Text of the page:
Good afternoon, everyone. It’s always a pleasure to attend this important conference, so thanks for having me back – and thanks especially to the Los Alamos and Lawrence Livermore National Laboratories for hosting all of us here today.
It’s been more than one year now since the U.S. National Security Strategy called out “the contest for power” as a “central continuity in history,” warning its readers that “the revisionist powers of China and Russia” are “actively competing against the United States and our allies and partners.” It has also been more than a year since the National Defense Strategy made it explicit that “[i]nter-state strategic competition, not terrorism, is the primary concern in U.S. national security,” because “[t]he central challenge to U.S. prosperity and security” today is “the reemergence of long-term, strategic competition.”
For that reason, it makes good sense that the overall focus for this year’s conference is upon “new dynamics of strategic conflict and competition” vis-à-vis Russia and China – and I’m pleased to have been asked to speak today about the challenges of having an appropriately “competitive mindset” as we try to meet the challenges of this new era.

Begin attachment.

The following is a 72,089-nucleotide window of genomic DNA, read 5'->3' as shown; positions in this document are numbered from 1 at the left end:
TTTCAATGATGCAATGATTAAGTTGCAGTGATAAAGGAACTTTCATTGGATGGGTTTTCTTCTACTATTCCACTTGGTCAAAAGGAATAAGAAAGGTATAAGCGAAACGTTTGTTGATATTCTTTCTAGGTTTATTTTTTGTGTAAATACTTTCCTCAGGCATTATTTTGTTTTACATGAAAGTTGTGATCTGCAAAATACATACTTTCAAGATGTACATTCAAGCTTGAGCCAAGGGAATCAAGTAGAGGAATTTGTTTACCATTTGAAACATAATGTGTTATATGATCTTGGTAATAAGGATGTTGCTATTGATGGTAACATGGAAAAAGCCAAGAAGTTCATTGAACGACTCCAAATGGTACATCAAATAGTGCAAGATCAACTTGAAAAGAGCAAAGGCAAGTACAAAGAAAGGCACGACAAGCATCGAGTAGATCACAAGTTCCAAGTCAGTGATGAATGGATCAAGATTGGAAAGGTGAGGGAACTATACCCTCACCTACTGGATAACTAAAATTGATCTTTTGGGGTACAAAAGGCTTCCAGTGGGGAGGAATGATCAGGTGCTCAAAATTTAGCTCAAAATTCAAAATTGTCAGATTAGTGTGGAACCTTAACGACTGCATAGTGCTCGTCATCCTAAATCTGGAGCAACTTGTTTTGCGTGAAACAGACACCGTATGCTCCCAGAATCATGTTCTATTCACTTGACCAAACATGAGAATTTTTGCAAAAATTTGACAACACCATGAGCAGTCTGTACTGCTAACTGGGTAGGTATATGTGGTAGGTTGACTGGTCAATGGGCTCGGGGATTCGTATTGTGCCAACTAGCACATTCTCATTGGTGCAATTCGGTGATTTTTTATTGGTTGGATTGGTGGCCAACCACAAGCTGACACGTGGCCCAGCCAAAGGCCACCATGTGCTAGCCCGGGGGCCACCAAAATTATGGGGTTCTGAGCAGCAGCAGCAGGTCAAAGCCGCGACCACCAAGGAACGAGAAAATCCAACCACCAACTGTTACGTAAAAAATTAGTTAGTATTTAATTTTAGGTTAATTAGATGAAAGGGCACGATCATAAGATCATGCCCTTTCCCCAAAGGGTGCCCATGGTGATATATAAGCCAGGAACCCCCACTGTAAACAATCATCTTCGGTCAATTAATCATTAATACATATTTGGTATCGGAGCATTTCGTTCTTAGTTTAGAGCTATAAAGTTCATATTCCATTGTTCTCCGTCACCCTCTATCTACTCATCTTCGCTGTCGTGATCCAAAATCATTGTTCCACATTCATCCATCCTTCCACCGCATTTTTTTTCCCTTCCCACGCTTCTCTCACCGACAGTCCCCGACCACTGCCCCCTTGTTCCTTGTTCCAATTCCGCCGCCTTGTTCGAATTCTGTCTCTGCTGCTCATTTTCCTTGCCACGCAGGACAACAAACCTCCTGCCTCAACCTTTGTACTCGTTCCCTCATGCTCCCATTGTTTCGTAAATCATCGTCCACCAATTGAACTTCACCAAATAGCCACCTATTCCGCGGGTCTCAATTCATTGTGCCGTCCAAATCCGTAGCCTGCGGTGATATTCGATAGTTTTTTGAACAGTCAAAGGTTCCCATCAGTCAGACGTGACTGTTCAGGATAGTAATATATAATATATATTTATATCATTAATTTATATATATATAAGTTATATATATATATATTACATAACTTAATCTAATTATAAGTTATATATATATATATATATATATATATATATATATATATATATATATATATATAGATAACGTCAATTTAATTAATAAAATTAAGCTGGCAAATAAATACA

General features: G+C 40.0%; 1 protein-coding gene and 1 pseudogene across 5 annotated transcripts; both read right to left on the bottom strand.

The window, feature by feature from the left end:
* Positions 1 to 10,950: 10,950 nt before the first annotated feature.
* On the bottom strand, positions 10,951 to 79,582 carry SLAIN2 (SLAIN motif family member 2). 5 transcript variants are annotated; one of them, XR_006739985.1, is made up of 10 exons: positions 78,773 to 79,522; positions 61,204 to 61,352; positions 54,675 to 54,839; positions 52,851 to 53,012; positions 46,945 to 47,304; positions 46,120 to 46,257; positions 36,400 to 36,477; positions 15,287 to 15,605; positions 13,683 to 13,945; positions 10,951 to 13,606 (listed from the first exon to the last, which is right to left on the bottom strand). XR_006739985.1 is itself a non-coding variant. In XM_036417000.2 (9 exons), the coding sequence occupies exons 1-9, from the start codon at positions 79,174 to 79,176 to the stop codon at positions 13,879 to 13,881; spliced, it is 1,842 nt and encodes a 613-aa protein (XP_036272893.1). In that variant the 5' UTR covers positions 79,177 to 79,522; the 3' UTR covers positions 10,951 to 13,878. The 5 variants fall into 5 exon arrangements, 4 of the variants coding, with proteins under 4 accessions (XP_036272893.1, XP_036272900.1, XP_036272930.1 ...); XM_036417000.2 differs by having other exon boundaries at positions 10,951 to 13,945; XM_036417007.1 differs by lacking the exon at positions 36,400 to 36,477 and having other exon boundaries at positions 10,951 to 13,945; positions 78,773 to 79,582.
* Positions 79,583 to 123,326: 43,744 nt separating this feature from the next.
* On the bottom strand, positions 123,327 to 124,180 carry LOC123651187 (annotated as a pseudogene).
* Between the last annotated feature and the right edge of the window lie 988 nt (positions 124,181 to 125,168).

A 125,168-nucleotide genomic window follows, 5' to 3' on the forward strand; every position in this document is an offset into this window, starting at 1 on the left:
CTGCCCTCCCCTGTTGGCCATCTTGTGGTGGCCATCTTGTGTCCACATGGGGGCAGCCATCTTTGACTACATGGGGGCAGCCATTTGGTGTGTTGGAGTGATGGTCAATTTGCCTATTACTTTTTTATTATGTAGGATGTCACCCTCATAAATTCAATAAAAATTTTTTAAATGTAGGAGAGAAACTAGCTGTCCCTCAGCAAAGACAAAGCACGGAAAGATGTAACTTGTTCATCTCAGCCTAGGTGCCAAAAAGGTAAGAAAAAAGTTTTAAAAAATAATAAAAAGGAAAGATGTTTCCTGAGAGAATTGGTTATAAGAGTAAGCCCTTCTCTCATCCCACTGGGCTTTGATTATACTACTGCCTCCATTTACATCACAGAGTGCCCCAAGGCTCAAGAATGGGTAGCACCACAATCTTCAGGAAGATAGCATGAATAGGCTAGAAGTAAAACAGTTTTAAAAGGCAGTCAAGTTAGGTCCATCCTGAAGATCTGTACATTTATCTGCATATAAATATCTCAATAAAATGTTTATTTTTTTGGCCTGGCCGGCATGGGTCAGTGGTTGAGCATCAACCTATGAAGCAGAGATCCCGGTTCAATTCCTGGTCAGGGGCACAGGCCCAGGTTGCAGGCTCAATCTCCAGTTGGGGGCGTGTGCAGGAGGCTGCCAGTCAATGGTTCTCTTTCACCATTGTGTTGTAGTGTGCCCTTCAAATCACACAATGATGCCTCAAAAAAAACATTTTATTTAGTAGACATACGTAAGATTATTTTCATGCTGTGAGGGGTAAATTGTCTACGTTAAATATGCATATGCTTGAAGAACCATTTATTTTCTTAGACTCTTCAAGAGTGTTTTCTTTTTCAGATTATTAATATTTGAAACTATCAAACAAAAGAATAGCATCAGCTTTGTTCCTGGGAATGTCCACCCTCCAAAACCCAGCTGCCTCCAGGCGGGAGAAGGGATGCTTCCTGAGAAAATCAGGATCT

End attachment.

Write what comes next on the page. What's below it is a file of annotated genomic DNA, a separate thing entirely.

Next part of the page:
I. Mindset and Strategy
That question of “mindset” is, I believe, a critical one. Many of the specific details of national security planning will always vary in response to the changing circumstances one faces in the security environment. As German Field Marshal von Moltke so memorably pointed out, after all, no plan entirely survives first contact with the enemy. For him, strategy was the development of an original leading thought in accordance with ever-changing circumstances.
I think this is an important insight. It helps us understand that developing an effective strategy is not about finding some Holy Grail of a detailed plan that will miraculously solve one’s problems. Rather, it involves establishing sets of understandings and objectives that are clear enough to provide “commander’s intent” – a sort of “compass direction” for policy development, coupled with a basic accounting of the policy resources that can be marshalled in its pursuit – while avoiding ossification, and permitting adaptive improvisation within its general parameters.